6. Joseph Keneck Massil, 2015. "Economie constitutionnelle en Afrique: analyse empirique du changement de l’article sur la limitation de mandat des présidents," EconomiX Working Papers 2015-33, University of Paris Nanterre, EconomiX.
    7. Hayo, Bernd & Voigt, Stefan, 2016. "Explaining constitutional change: The case of judicial independence," International Review of Law and Economics, Elsevier, vol. 48(C), pages 1-13.
    8. Voigt, Stefan, 2011. "Empirical constitutional economics: Onward and upward?," Journal of Economic Behavior & Organization, Elsevier, vol. 80(2), pages 319-330.
    9. María Clara Arroyo, 2018. "The Effect of Executive Constraints on Reform Implementation: An Empirical Analysis," Documentos de Trabajo (working papers) 0118, Department of Economics - dECON.
    10. Tine Søreide, 2012. "Democracy's shortcomings in anti-corruption," CMI Working Papers 10, CMI (Chr. Michelsen Institute), Bergen, Norway.
    11. Alvaro Forteza & Juan Sebastian Pereyra Barreiro, 2017. "The Trade-off between Governance and Checks and Balances," Working Papers ECARES ECARES 2017-06, ULB -- Universite Libre de Bruxelles.
    12. Diermeier, Daniel & Fong, Pohan, 2012. "Characterization of the von Neumann–Morgenstern stable set in a non-cooperative model of dynamic policy-making with a persistent agenda setter," Games and Economic Behavior, Elsevier, vol. 76(1), pages 349-353.
    13. Hayo, Bernd & Voigt, Stefan, 2010. "Determinants of constitutional change: Why do countries change their form of government?," Journal of Comparative Economics, Elsevier, vol. 38(3), pages 283-305, September.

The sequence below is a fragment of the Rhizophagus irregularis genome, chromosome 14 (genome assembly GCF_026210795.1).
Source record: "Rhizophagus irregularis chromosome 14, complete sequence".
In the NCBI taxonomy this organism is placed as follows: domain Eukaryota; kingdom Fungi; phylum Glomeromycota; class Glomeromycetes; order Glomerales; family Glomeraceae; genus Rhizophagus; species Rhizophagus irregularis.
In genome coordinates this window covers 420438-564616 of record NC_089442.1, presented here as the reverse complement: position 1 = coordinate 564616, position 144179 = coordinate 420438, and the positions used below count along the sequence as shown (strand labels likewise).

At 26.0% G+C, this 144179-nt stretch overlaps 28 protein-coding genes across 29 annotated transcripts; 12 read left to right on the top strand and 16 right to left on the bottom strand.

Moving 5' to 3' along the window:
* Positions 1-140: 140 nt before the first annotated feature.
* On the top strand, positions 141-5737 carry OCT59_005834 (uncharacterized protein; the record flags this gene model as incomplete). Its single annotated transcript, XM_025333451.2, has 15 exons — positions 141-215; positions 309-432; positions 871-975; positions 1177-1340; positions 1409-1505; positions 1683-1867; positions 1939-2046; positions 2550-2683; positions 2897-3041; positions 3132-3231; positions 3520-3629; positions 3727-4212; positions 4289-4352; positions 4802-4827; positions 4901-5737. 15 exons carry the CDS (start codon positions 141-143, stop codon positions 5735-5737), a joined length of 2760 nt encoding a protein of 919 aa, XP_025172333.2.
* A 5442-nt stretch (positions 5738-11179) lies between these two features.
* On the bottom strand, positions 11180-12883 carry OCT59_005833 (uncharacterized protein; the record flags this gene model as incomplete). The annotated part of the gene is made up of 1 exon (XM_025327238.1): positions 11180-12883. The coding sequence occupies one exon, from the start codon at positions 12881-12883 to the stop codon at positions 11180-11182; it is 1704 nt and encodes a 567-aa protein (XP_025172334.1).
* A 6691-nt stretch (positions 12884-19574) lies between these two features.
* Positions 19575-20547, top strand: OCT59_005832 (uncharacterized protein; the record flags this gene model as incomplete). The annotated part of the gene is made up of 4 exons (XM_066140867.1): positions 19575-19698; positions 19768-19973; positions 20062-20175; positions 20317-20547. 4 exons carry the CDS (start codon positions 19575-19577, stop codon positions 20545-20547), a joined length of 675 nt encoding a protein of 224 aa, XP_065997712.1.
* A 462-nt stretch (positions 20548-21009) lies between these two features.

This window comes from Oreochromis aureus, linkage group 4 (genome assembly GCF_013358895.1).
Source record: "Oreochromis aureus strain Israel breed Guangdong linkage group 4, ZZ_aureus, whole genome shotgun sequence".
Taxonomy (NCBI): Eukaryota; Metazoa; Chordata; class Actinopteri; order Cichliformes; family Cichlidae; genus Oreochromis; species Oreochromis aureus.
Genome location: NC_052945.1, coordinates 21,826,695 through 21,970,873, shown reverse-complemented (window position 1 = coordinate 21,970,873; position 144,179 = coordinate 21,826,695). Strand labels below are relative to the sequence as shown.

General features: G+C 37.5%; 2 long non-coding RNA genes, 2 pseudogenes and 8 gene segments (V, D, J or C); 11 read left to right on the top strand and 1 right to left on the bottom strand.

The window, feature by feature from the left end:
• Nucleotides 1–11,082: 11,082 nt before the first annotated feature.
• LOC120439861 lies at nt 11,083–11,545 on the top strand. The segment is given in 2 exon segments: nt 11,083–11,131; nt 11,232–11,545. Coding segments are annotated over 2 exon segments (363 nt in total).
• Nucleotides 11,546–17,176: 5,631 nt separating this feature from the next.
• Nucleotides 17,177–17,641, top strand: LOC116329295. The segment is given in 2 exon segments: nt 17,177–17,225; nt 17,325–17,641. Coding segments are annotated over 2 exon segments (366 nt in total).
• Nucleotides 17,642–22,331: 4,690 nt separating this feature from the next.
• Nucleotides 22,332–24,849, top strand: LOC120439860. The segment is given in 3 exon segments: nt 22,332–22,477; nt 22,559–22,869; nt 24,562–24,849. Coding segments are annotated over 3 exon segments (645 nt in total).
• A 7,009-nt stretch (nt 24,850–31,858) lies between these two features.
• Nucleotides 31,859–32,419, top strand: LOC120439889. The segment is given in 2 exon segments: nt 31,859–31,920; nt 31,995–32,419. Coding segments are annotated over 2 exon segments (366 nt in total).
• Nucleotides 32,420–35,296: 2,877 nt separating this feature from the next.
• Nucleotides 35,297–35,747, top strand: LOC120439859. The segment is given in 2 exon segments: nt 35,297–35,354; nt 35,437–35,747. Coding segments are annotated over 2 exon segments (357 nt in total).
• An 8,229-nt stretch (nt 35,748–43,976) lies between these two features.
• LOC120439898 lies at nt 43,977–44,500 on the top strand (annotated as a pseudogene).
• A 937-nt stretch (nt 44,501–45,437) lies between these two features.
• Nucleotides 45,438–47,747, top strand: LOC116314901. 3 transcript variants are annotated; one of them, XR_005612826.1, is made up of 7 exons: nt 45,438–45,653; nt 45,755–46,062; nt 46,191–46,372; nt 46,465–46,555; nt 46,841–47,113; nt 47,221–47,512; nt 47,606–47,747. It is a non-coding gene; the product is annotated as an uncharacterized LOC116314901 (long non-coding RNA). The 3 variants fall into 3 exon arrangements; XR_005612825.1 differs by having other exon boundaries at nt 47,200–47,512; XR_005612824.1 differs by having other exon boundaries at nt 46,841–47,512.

14. Stefanie Gaebler & Felix Roesel, 2019. "Do direct elections matter? Quasi-experimental evidence from Germany," International Tax and Public Finance, Springer;International Institute of Public Finance, vol. 26(6), pages 1416-1445, December.
    15. Andersen, Jørgen Juel & Aslaksen, Silje, 2013. "Oil and political survival," Journal of Development Economics, Elsevier, vol. 100(1), pages 89-106.
    16. Daniel Diermeier & Pohan Fong, 2011. "Legislative Bargaining with Reconsideration," The Quarterly Journal of Economics, Oxford University Press, vol. 126(2), pages 947-985.
    17. Geschwind, Stephan & Roesel, Felix, 2022. "Taxation under direct democracy," Journal of Economic Behavior & Organization, Elsevier, vol. 200(C), pages 536-554.
    18. Michael Mitsopoulos & Theodore Pelagidis, 2017. "A model of constitutional design and corruption," European Journal of Law and Economics, Springer, vol. 44(1), pages 67-90, August.
    19. Philipp Harms & Claudia Landwehr, 2017. "Preferences for direct democracy: intrinsic or instrumental? Evidence from a survey experiment," Working Papers 1719, Gutenberg School of Management and Economics, Johannes Gutenberg-Universität Mainz.
    20. Karakas, Leyla D., 2017. "Institutional constraints and the inefficiency in public investments," Journal of Public Economics, Elsevier, vol. 152(C), pages 93-101.
    21. Daniel Diermeier & Pohan Fong, 2011. "Bargaining over the budget," Social Choice and Welfare, Springer;The Society for Social Choice and Welfare, vol. 36(3), pages 565-589, April.
    22. Jerg Gutmann & Stefan Voigt, 2015. "The rule of law and constitutionalism in Muslim countries," Public Choice, Springer, vol. 162(3), pages 351-380, March.